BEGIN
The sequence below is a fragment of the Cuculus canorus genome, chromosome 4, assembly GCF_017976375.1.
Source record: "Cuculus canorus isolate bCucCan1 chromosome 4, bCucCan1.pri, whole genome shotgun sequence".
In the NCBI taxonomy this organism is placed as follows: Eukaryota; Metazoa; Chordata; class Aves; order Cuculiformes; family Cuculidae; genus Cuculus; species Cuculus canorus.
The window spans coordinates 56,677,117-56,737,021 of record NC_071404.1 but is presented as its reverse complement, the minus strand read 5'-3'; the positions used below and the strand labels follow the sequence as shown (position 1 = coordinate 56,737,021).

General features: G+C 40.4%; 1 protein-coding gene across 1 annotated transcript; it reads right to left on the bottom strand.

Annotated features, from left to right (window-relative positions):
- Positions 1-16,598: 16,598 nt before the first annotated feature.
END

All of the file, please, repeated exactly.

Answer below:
The sequence below is a fragment of the Cuculus canorus genome, chromosome 4, assembly GCF_017976375.1.
Source record: "Cuculus canorus isolate bCucCan1 chromosome 4, bCucCan1.pri, whole genome shotgun sequence".
In the NCBI taxonomy this organism is placed as follows: Eukaryota; Metazoa; Chordata; class Aves; order Cuculiformes; family Cuculidae; genus Cuculus; species Cuculus canorus.
The window spans coordinates 56,677,117-56,737,021 of record NC_071404.1 but is presented as its reverse complement, the minus strand read 5'-3'; the positions used below and the strand labels follow the sequence as shown (position 1 = coordinate 56,737,021).

General features: G+C 40.4%; 1 protein-coding gene across 1 annotated transcript; it reads right to left on the bottom strand.

Annotated features, from left to right (window-relative positions):
- Positions 1-16,598: 16,598 nt before the first annotated feature.